In the spot, the camera swoops around the Land Rover Discovery Sport, each shot pulling apart the chassis of the vehicle and revealing the mechanical renders hidden underneath.
“By combining technical understanding with beautiful imagery, we hoped to create an animation that remained visually engaging while clearly and accurately explaining the Discovery Sport’s packaging achievements,” explained David Macey, creative director at INK.
Pre-production kicked off following the initial pitch from Land Rover. “They knew they wanted to disassemble and pull apart the various parts of the vehicle, and show that when these various elements are put together again they result in something highly efficient. It was up to us to deliver on that vision,” said Macey. “We went away and starting putting together some ideas based on the concept. In parallel to that, the messaging, scripting and voiceover was being worked on by the agency FP Creative. There were those two parallel streams happening in tandem, and as the project progressed they grew closer and closer.”
The next stage for INK was to create a blocking animatic in 3ds Max, which would define the duration and choreography of the animation. During this stage, the team also developed style frames to show Land Rover the look direction for the final product. “At that stage we also discussed how the project would be pipelined in terms of shot efficiency and getting everything done on time,” said Macey.
Having previously produced a series of animations exploring the Land Rover range, INK has built up a strong understanding of the product. This proved essential in meeting the visual demands of the brief. “At one end of the spectrum was the task of making sure that the practical design feats of everyday car components such as the glove box and USB ports were able to capture the attention they deserved,” explained Mike Haas, animation director at INK. “At the other, we faced the challenge of communicating very technical elements such as the Discovery Sport’s rear suspension system as cleanly and accessibly as possible.”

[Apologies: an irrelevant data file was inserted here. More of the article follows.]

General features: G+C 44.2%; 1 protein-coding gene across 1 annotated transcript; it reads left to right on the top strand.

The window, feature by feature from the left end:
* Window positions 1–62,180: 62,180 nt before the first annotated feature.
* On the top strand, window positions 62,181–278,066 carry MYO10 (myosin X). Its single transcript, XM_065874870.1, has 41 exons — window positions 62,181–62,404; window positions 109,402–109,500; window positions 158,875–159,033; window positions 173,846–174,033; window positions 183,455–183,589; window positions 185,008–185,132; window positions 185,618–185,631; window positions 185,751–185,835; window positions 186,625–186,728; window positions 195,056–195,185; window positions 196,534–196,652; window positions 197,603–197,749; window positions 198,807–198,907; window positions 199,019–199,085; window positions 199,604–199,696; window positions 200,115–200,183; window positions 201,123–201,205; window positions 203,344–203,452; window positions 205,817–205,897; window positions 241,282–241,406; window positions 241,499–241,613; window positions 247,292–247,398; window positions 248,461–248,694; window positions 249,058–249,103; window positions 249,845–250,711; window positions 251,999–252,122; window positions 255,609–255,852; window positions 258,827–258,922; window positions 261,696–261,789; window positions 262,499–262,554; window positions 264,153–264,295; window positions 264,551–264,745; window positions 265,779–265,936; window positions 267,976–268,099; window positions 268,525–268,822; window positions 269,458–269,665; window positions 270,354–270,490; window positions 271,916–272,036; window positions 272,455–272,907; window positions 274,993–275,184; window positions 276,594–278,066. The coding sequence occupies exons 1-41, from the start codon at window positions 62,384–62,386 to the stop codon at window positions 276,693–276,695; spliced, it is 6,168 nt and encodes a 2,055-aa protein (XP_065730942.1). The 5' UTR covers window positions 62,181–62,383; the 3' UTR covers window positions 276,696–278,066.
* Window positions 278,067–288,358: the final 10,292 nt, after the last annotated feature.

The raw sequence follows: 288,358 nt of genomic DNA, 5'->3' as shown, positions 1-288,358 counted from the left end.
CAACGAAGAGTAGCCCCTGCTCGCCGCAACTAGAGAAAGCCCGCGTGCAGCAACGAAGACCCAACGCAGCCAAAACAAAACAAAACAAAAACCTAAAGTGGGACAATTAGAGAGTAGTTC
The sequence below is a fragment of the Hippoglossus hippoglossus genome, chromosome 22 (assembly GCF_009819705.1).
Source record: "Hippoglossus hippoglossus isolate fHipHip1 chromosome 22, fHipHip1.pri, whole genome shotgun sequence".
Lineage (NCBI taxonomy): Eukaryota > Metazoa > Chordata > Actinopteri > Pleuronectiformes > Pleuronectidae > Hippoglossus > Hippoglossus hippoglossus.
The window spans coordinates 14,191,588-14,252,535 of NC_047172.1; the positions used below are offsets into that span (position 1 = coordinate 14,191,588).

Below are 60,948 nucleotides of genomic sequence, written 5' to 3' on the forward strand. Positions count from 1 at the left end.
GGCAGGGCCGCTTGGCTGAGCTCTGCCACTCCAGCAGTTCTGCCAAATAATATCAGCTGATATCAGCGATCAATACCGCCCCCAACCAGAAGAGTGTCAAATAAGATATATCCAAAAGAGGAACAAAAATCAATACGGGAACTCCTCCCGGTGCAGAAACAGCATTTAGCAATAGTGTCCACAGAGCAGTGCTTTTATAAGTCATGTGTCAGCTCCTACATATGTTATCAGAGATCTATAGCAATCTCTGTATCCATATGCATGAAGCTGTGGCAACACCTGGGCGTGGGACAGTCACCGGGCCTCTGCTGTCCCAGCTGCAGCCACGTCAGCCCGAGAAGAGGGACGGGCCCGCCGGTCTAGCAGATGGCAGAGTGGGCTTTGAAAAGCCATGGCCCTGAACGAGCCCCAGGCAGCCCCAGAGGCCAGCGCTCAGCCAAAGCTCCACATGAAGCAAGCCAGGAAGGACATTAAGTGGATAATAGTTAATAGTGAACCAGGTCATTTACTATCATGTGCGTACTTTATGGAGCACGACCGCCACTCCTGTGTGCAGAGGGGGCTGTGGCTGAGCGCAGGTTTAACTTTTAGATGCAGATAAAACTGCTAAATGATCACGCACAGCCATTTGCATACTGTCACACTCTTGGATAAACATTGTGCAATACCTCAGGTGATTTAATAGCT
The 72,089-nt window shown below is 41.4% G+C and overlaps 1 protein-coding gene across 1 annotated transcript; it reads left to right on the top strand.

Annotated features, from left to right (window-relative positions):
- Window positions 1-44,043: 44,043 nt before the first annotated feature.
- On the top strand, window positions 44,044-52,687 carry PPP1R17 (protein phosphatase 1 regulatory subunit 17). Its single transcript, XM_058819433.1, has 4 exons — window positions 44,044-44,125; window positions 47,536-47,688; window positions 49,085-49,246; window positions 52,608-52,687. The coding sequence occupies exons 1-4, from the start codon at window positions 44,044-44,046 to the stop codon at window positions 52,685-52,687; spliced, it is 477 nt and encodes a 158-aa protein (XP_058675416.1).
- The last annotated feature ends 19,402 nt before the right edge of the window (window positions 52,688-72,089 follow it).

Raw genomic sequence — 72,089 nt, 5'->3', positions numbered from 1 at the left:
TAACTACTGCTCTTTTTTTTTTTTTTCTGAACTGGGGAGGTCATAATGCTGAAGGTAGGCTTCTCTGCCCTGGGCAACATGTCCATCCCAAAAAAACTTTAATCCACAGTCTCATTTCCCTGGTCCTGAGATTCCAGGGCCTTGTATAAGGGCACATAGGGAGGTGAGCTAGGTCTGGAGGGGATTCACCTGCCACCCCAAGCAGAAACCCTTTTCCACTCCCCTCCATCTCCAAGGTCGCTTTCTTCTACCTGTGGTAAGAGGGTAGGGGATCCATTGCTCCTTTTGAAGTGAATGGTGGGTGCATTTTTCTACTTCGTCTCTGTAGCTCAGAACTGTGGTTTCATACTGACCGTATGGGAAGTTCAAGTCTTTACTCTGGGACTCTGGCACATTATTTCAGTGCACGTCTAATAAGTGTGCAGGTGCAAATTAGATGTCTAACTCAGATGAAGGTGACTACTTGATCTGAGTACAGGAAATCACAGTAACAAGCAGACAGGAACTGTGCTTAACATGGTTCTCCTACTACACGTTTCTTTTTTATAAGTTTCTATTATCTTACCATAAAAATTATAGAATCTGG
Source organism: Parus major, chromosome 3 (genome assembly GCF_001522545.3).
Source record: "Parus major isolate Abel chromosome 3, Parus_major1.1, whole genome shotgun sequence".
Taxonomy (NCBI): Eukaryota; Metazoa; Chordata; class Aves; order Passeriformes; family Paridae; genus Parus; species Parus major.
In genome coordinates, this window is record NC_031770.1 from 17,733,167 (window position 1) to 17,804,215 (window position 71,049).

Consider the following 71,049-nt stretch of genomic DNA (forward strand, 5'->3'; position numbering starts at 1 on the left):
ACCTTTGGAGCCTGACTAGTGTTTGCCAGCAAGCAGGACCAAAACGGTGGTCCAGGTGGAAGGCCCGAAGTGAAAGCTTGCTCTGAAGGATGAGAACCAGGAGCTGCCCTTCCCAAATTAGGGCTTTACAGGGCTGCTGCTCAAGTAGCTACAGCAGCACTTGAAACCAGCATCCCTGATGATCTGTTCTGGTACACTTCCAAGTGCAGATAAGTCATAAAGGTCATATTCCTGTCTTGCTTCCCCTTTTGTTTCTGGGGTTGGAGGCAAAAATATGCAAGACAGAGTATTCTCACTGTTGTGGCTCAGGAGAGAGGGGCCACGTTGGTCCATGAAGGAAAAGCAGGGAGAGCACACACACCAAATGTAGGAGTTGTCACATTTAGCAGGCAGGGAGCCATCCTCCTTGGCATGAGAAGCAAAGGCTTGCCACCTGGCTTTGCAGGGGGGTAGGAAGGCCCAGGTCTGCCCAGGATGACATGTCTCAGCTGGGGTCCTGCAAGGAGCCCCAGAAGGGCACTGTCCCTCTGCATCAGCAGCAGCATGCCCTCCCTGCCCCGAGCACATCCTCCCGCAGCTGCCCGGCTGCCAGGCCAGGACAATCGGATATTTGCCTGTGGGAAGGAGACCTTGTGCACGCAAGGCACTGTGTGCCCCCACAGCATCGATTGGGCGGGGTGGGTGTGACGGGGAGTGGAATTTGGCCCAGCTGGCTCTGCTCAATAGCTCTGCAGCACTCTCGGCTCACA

Choreographing the loose car parts, from the initial bursting apart through to the smooth and gradual reassembly – in such a way that the structure remained readable throughout the spot – required careful thought and planning.
“Maintaining the impact of the original explosion while ensuring that no shot became too visually chaotic was a fine balancing act,” said Haas. “It was a time-intensive task to work out how to choreograph all of the elements, and choose what should and shouldn’t be included, in such a way as to not confuse or overwhelm the viewer. We did a lot of work on the animatic before moving to rendering in V-Ray to make sure that we were really selling the shot in the best way possible.”
“The Discovery’s true uniqueness lies in the sum of its parts,” said Macey. “The things we’re highlighting in the film might be everyday objects, but there’s a backstory to them. People have spent two to three years designing each of them, maybe longer. Our job is to bring that story to life with animation, to take something that might normally be taken for granted, and to make it something really interesting.”